|Using Pixel fonts|
Hello, we'd like to use some custom fonts (pixel fonts at 8px) within our html pages, so that it matches the design of the Flash elements we're doing.
Is there a way for modern browsers to force a font download or perhaps render it in some mysterious way?
8points on a widescreen LCD monitor would be fairly unreadable, however to the second part of your question: Nothing reliable and there's enough mystery between IE and the other browsers that I shudder to think there might be OTHER mysterious ways! :)
|Is there a way for modern browsers to force a font download |
Not on my machine there's not.
but be ready to see major differences between browsers (as usual IE is by far the most deviant -also in IE8-)
There's an example at
and it only really works in safari/chrome, most recent versions of Firefox and Opera still get it wrong.
I think you should do it the other way around and use regular fonts in the flash as well as not expect identical fonts that are going to be used by the browsers anyway.
|but be ready to see major differences between browsers (as usual IE is by far the most deviant -also in IE8-) |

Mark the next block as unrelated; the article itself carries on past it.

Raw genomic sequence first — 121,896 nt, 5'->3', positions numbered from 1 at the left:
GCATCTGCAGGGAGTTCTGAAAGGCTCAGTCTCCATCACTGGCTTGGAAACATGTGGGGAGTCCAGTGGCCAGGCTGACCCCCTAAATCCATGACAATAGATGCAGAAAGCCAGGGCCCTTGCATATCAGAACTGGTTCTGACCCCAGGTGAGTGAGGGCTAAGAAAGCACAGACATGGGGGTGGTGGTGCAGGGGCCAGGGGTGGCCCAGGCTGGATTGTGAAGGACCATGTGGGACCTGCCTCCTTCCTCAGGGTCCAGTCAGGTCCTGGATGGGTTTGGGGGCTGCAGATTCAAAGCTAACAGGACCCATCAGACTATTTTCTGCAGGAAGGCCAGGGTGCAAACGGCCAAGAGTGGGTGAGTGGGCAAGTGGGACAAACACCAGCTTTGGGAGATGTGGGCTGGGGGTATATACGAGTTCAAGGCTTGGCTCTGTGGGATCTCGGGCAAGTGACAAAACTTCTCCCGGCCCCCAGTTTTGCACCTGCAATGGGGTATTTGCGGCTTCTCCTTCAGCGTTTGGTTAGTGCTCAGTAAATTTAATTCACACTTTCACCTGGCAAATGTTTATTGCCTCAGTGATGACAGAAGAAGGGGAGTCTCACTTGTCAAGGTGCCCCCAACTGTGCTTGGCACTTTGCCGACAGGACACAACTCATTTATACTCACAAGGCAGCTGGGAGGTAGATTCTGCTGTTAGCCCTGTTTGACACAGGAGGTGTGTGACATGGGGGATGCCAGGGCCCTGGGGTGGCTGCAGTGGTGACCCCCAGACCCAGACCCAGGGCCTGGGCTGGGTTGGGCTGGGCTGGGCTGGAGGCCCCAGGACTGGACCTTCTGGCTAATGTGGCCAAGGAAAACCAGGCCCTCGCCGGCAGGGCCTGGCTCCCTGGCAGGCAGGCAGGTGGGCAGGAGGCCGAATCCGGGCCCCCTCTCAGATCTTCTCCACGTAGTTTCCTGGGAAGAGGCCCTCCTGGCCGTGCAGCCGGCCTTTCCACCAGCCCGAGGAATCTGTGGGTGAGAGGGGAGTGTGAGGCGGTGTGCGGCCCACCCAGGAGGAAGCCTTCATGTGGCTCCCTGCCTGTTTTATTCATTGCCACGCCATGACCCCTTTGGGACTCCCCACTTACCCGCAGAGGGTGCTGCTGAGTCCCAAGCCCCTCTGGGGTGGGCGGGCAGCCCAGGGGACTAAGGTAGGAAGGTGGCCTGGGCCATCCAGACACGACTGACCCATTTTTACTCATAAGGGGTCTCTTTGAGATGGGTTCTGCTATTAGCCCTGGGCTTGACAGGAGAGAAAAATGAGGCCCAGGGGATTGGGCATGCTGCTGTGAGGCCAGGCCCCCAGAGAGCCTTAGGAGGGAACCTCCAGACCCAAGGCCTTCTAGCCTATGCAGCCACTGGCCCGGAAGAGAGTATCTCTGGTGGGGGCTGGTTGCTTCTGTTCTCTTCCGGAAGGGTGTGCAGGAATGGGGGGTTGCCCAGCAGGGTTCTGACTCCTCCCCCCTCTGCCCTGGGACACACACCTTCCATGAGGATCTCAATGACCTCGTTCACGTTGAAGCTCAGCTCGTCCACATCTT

This is flat-out misinformation. In IE, if a font is converted to an EOT file (or an EOTL file - EOT without any DRM root-string stuff), the font will render exactly as it does when it's installed in the operating system. Exactly.
The browser makes no distinctions.
Using TTF or OTF files, the same goes for FF 3.5, Safari, Opera 10, and Chrome launched with web fonts enabled.
The font will be treated the same as if it was locally installed.
There are, however, differences in the CSS syntax that have to be juggled a bit. But that's got nothing to do with the rendering quality.
I don't know what the problems are with the sample page you cite but there are plenty of examples now with web fonts working in every latest browser. And more being created every day.
search: web fonts panorama
I was referring to the lack of support of IE for truetype and opentype , both of which are supported by the underlying windows OS. There's no reason why IE should not support it and demand that horrible .eot format only (a format no other browser will touch AFAIK).
|This is flat-out misinformation |
If you read the CSS3 spec [w3.org] as it stands today, there is AFAIK no "a UA might just choose to only support one of the font encodings" provision. There are platform limitations etc. that allow font-face to be ignored, but none of them lets a browser dictate "one format only", when the platform supports the provided fonts.
As a matter of fact, as it stands today, IE will not work with *any* of the examples in the standard ...
It's the usual tactic of MSFT when faced with standards, nothing new, they did the same with all of CSS for many years, and still do the same with SVG, CSS3, etc.